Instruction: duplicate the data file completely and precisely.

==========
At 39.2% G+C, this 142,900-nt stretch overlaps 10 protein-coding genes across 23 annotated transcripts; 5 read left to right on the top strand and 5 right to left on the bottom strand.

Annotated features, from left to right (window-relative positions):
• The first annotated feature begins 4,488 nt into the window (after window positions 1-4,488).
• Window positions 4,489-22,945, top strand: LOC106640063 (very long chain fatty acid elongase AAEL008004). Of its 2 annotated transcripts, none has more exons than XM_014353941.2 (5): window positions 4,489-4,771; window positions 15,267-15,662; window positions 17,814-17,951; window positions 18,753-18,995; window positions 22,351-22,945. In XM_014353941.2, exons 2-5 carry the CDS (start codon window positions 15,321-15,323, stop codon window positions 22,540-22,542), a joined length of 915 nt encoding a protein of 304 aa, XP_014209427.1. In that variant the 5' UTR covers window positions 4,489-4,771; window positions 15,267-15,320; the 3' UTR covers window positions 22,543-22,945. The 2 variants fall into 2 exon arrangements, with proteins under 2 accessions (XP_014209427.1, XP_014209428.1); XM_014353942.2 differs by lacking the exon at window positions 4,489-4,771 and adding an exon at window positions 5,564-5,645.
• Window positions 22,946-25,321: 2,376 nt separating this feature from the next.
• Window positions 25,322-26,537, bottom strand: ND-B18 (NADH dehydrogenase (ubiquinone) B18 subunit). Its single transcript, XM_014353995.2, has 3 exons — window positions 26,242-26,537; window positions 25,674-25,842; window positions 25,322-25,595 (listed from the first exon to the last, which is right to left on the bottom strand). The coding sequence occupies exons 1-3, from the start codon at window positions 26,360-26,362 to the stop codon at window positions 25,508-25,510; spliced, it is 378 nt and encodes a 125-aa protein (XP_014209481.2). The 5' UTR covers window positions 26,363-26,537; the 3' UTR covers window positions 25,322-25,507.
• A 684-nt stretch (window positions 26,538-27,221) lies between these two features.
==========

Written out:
At 39.2% G+C, this 142,900-nt stretch overlaps 10 protein-coding genes across 23 annotated transcripts; 5 read left to right on the top strand and 5 right to left on the bottom strand.

Annotated features, from left to right (window-relative positions):
• The first annotated feature begins 4,488 nt into the window (after window positions 1-4,488).
• Window positions 4,489-22,945, top strand: LOC106640063 (very long chain fatty acid elongase AAEL008004). Of its 2 annotated transcripts, none has more exons than XM_014353941.2 (5): window positions 4,489-4,771; window positions 15,267-15,662; window positions 17,814-17,951; window positions 18,753-18,995; window positions 22,351-22,945. In XM_014353941.2, exons 2-5 carry the CDS (start codon window positions 15,321-15,323, stop codon window positions 22,540-22,542), a joined length of 915 nt encoding a protein of 304 aa, XP_014209427.1. In that variant the 5' UTR covers window positions 4,489-4,771; window positions 15,267-15,320; the 3' UTR covers window positions 22,543-22,945. The 2 variants fall into 2 exon arrangements, with proteins under 2 accessions (XP_014209427.1, XP_014209428.1); XM_014353942.2 differs by lacking the exon at window positions 4,489-4,771 and adding an exon at window positions 5,564-5,645.
• Window positions 22,946-25,321: 2,376 nt separating this feature from the next.
• Window positions 25,322-26,537, bottom strand: ND-B18 (NADH dehydrogenase (ubiquinone) B18 subunit). Its single transcript, XM_014353995.2, has 3 exons — window positions 26,242-26,537; window positions 25,674-25,842; window positions 25,322-25,595 (listed from the first exon to the last, which is right to left on the bottom strand). The coding sequence occupies exons 1-3, from the start codon at window positions 26,360-26,362 to the stop codon at window positions 25,508-25,510; spliced, it is 378 nt and encodes a 125-aa protein (XP_014209481.2). The 5' UTR covers window positions 26,363-26,537; the 3' UTR covers window positions 25,322-25,507.
• A 684-nt stretch (window positions 26,538-27,221) lies between these two features.